Younger Adults’ Pandemic Psychological Well being Dangers

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Young Adults’ Pandemic Mental Health Risks

"Our college students are emerging adults," said Betty Lai, assistant professor of counseling psychology at the Lynch School of Education and Human Development at Boston College. At this age, you are still learning and finding out what you are doing, including the career you will pursue and “who are the people that you will have as part of your life in the long run? All of these important development tasks arise. "

The pandemic is changing their ways of finding out about these issues, and of course their ways of going to school, seeing their friends, and not living at home.

Dr. Lai examines mental health after disasters like Hurricane Katrina or the bombing of the Boston Marathon. She said that in a recent study of college students, 91 percent reported moderate to high stress and 39 percent reported moderate to severe anxiety, while 53 percent reported moderate to severe depression.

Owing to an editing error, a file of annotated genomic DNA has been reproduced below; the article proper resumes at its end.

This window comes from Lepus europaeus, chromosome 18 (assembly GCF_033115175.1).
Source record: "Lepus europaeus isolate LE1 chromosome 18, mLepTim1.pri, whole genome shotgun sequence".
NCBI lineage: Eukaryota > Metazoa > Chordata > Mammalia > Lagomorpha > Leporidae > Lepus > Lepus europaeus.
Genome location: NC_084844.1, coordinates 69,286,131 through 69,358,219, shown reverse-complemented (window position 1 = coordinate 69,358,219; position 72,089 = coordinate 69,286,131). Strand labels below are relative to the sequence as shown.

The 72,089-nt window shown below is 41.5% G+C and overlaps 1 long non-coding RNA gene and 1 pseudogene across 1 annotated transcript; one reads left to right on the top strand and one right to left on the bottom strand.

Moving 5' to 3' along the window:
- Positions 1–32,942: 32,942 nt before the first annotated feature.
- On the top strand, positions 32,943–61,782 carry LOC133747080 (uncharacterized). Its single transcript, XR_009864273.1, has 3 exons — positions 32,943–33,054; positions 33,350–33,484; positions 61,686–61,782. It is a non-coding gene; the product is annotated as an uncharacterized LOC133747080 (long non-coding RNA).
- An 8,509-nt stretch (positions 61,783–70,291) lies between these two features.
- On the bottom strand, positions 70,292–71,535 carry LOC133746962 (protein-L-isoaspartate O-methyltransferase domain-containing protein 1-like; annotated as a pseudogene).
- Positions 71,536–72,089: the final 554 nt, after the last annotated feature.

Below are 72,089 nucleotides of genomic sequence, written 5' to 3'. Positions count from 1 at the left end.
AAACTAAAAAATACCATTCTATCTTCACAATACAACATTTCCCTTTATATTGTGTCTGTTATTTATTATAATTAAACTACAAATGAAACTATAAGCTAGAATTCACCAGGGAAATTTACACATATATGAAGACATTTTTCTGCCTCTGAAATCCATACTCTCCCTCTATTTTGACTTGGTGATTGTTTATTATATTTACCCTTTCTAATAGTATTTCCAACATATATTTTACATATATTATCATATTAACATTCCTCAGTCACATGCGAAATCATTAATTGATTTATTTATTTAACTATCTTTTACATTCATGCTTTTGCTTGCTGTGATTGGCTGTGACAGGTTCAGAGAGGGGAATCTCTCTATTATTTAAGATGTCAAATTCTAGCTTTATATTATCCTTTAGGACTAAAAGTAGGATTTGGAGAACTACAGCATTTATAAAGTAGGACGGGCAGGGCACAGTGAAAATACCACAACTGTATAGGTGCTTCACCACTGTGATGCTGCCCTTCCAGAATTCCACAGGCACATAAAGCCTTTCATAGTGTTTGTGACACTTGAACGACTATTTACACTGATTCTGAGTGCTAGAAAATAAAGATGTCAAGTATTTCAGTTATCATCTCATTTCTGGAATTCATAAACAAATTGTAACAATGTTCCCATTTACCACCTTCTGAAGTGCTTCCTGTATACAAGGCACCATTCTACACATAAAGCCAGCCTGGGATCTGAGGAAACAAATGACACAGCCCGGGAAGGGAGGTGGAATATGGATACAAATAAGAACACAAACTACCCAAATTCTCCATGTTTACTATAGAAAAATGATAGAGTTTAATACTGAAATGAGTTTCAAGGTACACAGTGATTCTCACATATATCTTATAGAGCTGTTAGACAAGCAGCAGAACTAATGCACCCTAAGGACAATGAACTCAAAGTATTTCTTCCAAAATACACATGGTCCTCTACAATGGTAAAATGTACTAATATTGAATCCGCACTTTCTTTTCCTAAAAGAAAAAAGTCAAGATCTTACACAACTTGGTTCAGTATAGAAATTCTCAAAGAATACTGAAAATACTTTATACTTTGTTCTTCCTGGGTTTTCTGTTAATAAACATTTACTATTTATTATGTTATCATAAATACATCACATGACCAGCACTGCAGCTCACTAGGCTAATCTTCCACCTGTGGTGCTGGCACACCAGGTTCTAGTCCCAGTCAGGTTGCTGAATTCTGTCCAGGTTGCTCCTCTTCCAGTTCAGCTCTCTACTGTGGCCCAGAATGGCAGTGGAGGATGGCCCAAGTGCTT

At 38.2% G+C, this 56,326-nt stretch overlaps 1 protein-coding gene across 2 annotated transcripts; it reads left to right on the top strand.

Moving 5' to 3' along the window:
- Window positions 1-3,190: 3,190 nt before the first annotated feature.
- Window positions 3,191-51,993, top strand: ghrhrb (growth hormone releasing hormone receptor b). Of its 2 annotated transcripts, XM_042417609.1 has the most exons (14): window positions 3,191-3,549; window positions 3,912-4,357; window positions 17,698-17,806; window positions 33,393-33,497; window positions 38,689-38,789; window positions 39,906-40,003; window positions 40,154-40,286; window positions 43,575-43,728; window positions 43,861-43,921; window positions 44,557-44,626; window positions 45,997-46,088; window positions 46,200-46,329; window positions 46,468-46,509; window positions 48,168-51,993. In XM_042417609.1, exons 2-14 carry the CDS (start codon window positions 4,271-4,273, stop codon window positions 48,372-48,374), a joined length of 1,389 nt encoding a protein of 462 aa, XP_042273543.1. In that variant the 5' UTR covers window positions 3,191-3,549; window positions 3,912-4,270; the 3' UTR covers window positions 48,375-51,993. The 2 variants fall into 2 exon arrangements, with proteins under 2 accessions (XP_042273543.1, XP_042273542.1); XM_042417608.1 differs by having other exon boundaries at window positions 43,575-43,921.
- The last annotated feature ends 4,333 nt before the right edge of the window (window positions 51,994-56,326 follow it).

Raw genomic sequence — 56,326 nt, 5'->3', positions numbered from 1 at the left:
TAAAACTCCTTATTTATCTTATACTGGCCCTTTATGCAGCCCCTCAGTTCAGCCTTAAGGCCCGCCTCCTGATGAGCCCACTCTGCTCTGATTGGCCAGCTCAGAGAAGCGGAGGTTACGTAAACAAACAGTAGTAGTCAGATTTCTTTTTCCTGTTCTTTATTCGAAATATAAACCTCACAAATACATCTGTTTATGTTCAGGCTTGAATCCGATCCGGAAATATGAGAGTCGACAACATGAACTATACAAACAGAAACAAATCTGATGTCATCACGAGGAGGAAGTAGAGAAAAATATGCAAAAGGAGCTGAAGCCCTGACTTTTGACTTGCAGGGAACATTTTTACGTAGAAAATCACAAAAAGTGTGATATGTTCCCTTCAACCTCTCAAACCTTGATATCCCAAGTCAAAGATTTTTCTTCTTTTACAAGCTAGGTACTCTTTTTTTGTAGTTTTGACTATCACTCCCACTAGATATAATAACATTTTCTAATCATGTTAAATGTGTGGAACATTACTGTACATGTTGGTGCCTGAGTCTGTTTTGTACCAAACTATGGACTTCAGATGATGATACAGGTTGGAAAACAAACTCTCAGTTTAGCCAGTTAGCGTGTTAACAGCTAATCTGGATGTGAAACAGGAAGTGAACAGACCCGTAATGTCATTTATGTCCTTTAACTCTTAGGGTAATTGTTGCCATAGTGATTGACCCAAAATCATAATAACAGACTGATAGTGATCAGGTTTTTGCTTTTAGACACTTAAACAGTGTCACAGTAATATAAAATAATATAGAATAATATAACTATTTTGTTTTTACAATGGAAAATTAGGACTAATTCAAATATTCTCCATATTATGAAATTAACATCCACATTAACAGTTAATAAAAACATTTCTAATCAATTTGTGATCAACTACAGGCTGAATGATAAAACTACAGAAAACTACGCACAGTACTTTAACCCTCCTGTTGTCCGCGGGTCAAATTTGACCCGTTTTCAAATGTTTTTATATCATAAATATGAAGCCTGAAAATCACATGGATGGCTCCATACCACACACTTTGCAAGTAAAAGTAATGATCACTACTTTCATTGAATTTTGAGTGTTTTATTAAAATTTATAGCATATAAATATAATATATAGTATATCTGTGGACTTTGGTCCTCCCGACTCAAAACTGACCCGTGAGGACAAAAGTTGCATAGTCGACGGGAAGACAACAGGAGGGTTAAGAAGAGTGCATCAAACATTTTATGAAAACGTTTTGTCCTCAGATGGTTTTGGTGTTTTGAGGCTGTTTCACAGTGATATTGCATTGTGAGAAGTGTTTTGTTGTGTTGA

The current pandemic is "a breeding ground for mental disasters" with unprecedented risk factors. "This exposure time is longer than anything we've seen before," she said, and the social isolation makes things worse.

Some college students will be on campus this fall, but much of their study will be remote and they will face strict safety rules that limit social activity. Other students are at home for another semester. In either case, parents should look out for signs of stress and isolation. Stressors are increased, said Dr. Vinson, and many people find themselves without their usual coping skills.

This combination of uncertainty about their personal future and concern for the bigger future can leave some people without much hope or promise about what comes next. "Hopelessness is one of the big drivers of suicide," said Dr. Vinson. "It's usually not about wanting to be dead. It's about not wanting to live like that, whatever that is."

According to Dr. Vinson may also link suicide risk to impulsiveness. "We know that people often act more impulsively when using substances that make mental health problems worse."

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